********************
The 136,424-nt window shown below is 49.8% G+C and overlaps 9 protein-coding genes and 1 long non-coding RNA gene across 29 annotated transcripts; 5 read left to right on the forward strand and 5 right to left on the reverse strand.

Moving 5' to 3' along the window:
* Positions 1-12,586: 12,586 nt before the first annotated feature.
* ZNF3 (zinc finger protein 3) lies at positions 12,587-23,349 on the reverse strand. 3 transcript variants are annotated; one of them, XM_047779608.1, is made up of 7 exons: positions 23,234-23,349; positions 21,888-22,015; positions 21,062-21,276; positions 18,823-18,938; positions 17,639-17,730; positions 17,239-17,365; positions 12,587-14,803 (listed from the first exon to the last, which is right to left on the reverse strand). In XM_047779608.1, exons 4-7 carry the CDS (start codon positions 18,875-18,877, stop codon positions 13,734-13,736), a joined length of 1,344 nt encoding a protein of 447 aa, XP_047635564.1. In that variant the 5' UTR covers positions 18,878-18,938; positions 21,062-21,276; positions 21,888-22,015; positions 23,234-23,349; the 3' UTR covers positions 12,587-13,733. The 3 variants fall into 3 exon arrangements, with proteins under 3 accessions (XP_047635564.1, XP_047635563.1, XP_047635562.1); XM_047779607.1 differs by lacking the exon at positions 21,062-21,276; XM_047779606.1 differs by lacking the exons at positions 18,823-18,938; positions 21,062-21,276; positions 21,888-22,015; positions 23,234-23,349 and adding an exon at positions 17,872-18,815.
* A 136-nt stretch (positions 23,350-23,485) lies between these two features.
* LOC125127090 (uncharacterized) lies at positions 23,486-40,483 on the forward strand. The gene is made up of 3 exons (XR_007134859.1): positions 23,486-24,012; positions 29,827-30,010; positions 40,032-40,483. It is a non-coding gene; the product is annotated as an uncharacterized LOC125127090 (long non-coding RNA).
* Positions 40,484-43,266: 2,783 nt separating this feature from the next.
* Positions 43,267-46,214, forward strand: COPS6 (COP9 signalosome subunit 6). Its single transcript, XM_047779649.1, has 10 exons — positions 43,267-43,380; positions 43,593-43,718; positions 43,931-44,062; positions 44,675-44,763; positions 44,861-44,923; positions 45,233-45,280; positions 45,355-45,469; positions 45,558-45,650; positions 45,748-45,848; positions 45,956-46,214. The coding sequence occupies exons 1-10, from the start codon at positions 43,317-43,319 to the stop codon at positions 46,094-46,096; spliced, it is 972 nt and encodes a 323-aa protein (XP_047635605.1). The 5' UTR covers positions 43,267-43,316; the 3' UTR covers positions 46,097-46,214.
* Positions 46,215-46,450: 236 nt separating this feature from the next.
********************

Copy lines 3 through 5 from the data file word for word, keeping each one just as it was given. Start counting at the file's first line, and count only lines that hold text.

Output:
* Positions 1-12,586: 12,586 nt before the first annotated feature.
* ZNF3 (zinc finger protein 3) lies at positions 12,587-23,349 on the reverse strand. 3 transcript variants are annotated; one of them, XM_047779608.1, is made up of 7 exons: positions 23,234-23,349; positions 21,888-22,015; positions 21,062-21,276; positions 18,823-18,938; positions 17,639-17,730; positions 17,239-17,365; positions 12,587-14,803 (listed from the first exon to the last, which is right to left on the reverse strand). In XM_047779608.1, exons 4-7 carry the CDS (start codon positions 18,875-18,877, stop codon positions 13,734-13,736), a joined length of 1,344 nt encoding a protein of 447 aa, XP_047635564.1. In that variant the 5' UTR covers positions 18,878-18,938; positions 21,062-21,276; positions 21,888-22,015; positions 23,234-23,349; the 3' UTR covers positions 12,587-13,733. The 3 variants fall into 3 exon arrangements, with proteins under 3 accessions (XP_047635564.1, XP_047635563.1, XP_047635562.1); XM_047779607.1 differs by lacking the exon at positions 21,062-21,276; XM_047779606.1 differs by lacking the exons at positions 18,823-18,938; positions 21,062-21,276; positions 21,888-22,015; positions 23,234-23,349 and adding an exon at positions 17,872-18,815.
* A 136-nt stretch (positions 23,350-23,485) lies between these two features.